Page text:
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Yesterday at the Colorado State Capitol, Gov. John Hickenlooper signed House Bill 18-1094, the Children and Youth Mental Health Treatment Act, into law. This bill will strengthen the youth mental health system in our state for children with serious mental health needs by nearly doubling the program’s resources to almost $3 million annually for an existing and successful program managed by the Colorado Department of Human Services.
The Children and Youth Mental Health Treatment Act will enable more families to stay together and facilitate access to treatment for children experiencing chronic and severe mental health conditions. Children’s Hospital Colorado led the effort to pass the bill in partnership with Mental Health Colorado and many other stakeholders.
Colorado ranked 48th in the U.S. for overall youth mental health, according to the 2018 “The State of Mental Health in America” report. This is simply not acceptable. This same report estimates that more than 13 percent of Colorado teens have had at least one major depressive episode in the last year. Suicide remains the leading cause of death for Coloradans aged 10-24, according to the Colorado Department of Public Health & Environment. These statistics underscore the need for this and future action on behalf of pediatric mental health in Colorado.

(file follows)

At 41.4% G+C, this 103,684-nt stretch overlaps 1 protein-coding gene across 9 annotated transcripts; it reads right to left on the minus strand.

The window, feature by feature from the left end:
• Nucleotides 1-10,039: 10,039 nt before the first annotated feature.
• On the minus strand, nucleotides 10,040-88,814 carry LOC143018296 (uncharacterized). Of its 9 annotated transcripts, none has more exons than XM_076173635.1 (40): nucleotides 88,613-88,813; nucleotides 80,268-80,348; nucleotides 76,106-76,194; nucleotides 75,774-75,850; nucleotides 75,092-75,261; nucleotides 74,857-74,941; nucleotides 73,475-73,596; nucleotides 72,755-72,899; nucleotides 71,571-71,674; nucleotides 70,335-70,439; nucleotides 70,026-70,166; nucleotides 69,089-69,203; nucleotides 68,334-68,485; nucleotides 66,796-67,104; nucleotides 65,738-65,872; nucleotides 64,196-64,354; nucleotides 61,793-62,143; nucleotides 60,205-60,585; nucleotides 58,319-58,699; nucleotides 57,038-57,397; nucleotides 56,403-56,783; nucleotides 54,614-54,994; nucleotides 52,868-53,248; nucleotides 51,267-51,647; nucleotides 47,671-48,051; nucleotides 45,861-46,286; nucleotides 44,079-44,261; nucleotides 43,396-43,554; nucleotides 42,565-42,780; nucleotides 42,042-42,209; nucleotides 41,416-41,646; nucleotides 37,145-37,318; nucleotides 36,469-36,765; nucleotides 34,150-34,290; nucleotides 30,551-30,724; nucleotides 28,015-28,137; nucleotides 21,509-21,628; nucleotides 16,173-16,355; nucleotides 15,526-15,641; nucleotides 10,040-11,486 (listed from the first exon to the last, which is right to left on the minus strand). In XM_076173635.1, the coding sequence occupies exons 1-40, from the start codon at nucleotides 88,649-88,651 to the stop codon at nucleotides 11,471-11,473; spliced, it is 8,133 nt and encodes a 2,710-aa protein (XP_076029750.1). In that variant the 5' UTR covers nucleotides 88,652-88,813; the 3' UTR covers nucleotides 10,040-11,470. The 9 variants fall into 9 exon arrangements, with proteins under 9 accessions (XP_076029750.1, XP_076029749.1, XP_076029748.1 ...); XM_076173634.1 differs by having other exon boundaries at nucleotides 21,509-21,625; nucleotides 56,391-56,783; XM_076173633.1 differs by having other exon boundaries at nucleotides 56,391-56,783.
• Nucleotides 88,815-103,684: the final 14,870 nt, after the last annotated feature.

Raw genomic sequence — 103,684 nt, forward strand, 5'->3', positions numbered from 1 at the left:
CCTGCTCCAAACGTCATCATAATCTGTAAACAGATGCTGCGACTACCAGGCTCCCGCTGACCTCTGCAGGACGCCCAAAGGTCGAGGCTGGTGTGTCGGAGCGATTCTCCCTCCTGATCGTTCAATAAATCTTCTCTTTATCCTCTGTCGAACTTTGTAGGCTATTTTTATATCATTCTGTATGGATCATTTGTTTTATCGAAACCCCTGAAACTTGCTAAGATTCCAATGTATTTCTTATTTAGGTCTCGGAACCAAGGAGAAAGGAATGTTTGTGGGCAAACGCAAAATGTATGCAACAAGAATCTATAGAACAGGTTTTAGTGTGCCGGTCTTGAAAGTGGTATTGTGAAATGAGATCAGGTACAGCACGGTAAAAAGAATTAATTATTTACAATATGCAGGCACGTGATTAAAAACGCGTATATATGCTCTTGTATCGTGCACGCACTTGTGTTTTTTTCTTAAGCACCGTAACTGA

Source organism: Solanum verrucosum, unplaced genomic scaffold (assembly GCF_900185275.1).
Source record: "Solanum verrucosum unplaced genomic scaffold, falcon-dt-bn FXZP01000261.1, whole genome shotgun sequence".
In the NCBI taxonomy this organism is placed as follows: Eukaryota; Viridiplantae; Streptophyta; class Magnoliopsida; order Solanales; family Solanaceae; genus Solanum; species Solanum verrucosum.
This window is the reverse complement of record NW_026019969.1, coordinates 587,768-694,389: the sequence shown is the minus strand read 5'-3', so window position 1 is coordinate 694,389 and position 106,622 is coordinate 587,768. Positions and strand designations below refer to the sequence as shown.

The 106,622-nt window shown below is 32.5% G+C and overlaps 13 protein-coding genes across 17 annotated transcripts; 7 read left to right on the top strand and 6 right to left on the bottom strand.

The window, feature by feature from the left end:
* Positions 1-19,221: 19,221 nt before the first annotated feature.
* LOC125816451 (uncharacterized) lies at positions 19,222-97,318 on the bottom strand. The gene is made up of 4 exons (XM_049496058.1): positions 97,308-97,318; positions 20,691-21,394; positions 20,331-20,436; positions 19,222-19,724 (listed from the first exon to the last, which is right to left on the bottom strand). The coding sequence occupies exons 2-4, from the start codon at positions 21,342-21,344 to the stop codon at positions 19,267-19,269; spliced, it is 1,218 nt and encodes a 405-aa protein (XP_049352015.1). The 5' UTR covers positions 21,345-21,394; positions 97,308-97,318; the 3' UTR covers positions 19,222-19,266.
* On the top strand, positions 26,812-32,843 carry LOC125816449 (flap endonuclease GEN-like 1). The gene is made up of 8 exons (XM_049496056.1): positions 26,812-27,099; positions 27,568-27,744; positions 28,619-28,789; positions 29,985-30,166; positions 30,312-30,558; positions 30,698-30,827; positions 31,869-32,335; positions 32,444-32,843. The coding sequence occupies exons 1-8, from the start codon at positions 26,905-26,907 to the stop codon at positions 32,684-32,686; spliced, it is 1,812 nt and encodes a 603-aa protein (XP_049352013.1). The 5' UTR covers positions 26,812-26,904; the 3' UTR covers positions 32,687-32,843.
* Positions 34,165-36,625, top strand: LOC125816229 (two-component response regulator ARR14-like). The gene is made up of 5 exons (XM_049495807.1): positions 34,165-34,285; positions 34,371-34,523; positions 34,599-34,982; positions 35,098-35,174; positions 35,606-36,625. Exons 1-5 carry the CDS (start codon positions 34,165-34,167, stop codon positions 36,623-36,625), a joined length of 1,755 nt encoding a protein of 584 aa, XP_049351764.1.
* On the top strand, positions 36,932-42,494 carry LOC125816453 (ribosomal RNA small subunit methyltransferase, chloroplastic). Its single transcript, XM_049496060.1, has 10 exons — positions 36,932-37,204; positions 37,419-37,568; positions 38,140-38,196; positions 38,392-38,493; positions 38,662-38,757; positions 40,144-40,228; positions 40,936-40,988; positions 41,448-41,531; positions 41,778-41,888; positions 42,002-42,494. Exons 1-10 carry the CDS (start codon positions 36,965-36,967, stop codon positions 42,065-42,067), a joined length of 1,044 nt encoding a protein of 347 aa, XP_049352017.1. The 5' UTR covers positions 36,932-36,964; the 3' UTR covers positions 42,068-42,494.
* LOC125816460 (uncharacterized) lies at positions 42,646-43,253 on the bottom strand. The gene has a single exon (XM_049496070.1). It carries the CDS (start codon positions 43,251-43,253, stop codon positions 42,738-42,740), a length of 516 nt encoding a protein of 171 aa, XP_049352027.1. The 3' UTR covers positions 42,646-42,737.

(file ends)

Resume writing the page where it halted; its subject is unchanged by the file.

In response to the signing of House Bill 1094, Children’s Hospital Colorado President and CEO Jena Hausmann issued the following statement: “Colorado lawmakers understand the dire situation that our youth and children are facing and the tragic gap in the mental health system in our state. We applaud the Hickenlooper administration and lawmakers reauthorizing and expanding this program, which represents one small but critical step toward transforming a mental health system that is inadequate for Colorado families and children in crisis. For years, parents have had to choose between securing needed services for a child with critical mental health needs and keeping their family together. This is an impossible choice that we don’t impose on parents for any other vital medical treatment. We see the Children and Youth Mental Health Treatment Act as the first of many partnerships with the legislature to improve access to quality youth mental health services in our state.”
Families with private health insurance usually find their policies cover only limited residential and community-based mental health treatment services for children. Colorado families whose children are experiencing a mental health crisis sometimes, therefore, consider giving up parental rights to child welfare in order to get access to mental health treatment for their child, even though no child abuse or neglect has taken place. In the last several years, about 100 children and adolescents were served by the program annually, and 87 percent of the children who received services under the law did not subsequently end up in the child welfare or juvenile justice systems.
Due to limited funding and increased demand, a wait list was set up in 2017 for the program. The additional funding provided by House Bill 1094 will expand access for more families to receive services. The bill was sponsored by bipartisan champions for youth mental health, Rep. Leslie Herod (D-Denver) and Rep. Cole Wist (R-Centennial); and Sen. Beth Martinez Humenik (R-Thornton) and Sen. Dominick Moreno (D-Commerce City).
Learn more about Children’s Colorado’s commitment to improving pediatric mental health.